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Comment: Re: Keep them busy. (Score 1) 246

by stdarg (#48642833) Attached to: 65,000 Complaints Later, Microsoft Files Suit Against Tech Support Scammers

I've started to do this as a minor hobby as well. Now I want to take it a step further and get contact I do to report them. They really don't like giving out a working phone number though.

Next time I get "card services" on the line I want to try reeeally playing the part of genuinely being interested and then suddenly something comes up and I have to go. Perhaps they'll risk it.

Comment: Re:Unrelated to Github (Score 1) 148

by spitzak (#48631239) Attached to: Critical Git Security Vulnerability Announced

No, stop being an idiot.

"regular users" click on files in a list or 2-d grid. They would not even notice if the filesystem allowed more than one file with the same name, and the certainly do not give a damn about case insensitivity. Even if they type at a terminal they use filename-completion and do not care either.

It is also clear that it has nothing to do with user-friendliness or they would map more common errors, such as multiple spaces to single ones, removing leading and trailing whitespace, or mapping equivalent unicode to the same files. They don't do this because they realize that such complex details of the encoding do not belong in the file system api.

Case-insensitivity is a throwback to ancient ASCII-only systems. If you live in the stone age you may think it is a good idea. If you have been exposed to it all your life you may think it is a good idea. But if you were actually intelligent you would know it is wrong.

Comment: Re:I blame Microsoft (Score 1) 148

by spitzak (#48631219) Attached to: Critical Git Security Vulnerability Announced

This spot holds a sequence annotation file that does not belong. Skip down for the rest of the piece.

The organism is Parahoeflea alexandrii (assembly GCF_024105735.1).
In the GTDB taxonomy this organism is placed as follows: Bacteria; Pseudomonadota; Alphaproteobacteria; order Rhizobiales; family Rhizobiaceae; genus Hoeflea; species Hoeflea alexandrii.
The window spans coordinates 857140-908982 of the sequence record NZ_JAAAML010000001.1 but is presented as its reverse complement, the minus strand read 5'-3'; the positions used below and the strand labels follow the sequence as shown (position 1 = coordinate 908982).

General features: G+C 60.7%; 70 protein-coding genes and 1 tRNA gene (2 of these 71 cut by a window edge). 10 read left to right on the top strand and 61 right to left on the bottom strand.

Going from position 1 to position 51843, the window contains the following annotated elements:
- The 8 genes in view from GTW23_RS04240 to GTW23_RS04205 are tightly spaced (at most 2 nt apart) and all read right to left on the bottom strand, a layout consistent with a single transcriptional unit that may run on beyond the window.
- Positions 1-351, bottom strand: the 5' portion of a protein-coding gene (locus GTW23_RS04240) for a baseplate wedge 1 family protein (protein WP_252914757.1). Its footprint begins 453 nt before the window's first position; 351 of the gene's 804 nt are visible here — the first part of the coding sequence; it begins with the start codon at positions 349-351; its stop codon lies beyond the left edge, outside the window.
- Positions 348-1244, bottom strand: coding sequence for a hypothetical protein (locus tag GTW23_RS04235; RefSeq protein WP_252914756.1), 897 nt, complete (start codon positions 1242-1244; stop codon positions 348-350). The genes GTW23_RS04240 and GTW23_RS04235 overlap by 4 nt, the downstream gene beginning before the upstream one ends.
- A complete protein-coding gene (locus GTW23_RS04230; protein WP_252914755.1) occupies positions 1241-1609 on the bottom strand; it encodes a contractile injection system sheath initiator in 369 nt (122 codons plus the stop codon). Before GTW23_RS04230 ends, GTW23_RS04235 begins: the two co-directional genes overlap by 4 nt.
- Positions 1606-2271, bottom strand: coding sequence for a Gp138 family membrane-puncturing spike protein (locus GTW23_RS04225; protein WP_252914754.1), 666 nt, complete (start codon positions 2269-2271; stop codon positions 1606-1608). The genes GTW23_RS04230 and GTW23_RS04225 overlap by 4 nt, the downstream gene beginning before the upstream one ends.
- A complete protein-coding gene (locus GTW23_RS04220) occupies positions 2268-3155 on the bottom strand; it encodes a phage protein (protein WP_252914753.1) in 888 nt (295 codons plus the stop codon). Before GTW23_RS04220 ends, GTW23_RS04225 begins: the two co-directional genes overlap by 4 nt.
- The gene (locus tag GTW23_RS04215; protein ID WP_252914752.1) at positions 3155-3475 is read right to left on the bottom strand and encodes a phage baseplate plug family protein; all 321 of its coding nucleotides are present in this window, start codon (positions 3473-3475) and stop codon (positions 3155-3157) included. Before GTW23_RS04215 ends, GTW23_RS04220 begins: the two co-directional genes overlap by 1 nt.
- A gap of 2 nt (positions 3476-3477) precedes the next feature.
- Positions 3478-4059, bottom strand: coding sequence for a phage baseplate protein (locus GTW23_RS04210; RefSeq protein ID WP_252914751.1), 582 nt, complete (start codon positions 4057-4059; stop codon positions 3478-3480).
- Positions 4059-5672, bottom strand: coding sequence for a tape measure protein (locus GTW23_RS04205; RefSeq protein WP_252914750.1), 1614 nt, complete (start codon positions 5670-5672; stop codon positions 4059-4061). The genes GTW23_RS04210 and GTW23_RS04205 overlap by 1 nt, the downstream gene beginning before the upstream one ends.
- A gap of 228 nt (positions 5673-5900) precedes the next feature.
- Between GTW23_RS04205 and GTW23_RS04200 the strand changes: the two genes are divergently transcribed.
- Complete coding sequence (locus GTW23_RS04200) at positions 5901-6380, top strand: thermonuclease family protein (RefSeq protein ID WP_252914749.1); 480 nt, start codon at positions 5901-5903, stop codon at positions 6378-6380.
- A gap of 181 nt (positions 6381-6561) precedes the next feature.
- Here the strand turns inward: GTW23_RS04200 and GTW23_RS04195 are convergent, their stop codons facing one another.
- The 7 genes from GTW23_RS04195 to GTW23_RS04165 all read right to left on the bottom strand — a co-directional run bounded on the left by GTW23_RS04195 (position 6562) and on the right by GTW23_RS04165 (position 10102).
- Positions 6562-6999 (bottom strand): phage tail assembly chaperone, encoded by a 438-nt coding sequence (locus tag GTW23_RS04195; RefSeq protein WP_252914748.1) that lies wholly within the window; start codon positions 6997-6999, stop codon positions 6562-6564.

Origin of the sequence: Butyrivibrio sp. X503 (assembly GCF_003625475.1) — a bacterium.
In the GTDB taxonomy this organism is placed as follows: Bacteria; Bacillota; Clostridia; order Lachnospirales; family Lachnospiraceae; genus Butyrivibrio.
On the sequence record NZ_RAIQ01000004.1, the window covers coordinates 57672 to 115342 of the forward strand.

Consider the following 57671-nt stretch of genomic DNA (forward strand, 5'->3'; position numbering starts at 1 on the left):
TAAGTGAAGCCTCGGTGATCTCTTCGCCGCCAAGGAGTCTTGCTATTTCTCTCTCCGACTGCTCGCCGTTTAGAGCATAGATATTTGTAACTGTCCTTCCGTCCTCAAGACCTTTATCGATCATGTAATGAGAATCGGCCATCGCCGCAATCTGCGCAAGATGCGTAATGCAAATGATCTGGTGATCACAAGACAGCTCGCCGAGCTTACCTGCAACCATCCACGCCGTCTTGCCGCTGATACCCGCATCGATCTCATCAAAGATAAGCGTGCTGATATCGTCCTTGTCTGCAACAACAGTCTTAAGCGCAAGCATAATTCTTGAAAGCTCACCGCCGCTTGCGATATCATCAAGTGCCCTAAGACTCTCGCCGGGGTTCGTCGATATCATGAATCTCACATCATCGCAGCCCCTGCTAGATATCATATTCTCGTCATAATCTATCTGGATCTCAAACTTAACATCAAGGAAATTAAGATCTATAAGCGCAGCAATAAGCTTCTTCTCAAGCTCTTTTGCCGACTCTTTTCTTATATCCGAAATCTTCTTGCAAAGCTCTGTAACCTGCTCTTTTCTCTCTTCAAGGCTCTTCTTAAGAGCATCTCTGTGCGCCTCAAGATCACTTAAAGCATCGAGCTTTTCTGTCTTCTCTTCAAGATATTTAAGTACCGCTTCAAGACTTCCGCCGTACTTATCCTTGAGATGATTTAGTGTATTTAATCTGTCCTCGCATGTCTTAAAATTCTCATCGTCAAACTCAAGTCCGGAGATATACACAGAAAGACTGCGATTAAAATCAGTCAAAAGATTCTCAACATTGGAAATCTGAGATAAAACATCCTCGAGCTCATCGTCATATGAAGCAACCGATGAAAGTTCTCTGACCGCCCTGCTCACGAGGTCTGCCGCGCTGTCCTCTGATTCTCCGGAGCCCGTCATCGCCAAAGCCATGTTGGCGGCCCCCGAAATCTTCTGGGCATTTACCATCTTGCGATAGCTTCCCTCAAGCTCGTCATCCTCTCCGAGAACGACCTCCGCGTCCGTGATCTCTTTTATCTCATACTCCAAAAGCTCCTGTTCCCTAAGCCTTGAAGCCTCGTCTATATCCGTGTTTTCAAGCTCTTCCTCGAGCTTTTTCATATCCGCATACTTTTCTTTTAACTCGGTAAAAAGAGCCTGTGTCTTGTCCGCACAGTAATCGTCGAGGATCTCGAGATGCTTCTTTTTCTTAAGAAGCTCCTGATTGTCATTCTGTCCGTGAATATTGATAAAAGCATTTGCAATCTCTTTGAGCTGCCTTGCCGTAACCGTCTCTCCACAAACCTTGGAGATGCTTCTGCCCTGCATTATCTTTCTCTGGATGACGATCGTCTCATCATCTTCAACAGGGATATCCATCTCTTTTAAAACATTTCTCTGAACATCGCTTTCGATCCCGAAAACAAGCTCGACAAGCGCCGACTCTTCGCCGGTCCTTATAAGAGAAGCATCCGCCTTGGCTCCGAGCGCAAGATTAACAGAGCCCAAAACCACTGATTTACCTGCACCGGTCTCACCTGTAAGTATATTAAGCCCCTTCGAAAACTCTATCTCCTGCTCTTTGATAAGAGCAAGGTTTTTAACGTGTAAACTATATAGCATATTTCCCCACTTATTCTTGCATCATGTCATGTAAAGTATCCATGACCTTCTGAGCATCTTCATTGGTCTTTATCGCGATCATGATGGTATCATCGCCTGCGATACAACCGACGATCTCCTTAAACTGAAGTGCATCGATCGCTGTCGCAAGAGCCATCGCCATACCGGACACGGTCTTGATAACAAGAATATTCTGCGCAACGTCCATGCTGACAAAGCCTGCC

No. Two different byte strings should identify two different files (unless one or both of them are invalid byte streams). Anything else is introducing complexity into the filesystem and potential bugs and security violations, of which this it an excellent example. Sorry, but Unix has it right, and Microsoft and lots of other systems are *WRONG*.

Comment: Re:No winner here, except for us all (Score 1) 586

by spitzak (#48628791) Attached to: Top Five Theaters Won't Show "The Interview" Sony Cancels Release

The new news that the government thinks they did it certainly changes my opinion, though I would be curious exactly what the evidence is. I find it hard to believe they would risk making a stupid blunder of an incorrect accusation, so the info must be pretty good, such as directly from a spy inside NK at the hacker facility.

My gut feeling is this is disgruntled Sony employees. Somebody thought it would sound cool to threaten theaters and are probably amazed at the result.

Comment: Re:No winner here, except for us all (Score 2) 586

by spitzak (#48622335) Attached to: Top Five Theaters Won't Show "The Interview" Sony Cancels Release

Except NK denied being behind the hacking.

Now there is no reason to believe anything NK says, but I would think they would be very proud of their computer achievements if they had been behind it.

The reason they don't falsely claim they are behind it is because they are worried the actual hackers would be found and then it would be clear they were lying.

Comment: Re:Should Allah be translated to God? (Score 1) 880

by stdarg (#48613761) Attached to: Apparent Islamic Terrorism Strikes Sydney

I just had another conversation with someone about this topic and I wanted to add this because it came up.

You seem to be confused about whether "Allah" is a proper noun or a generic. Like the word "God" in English it is both.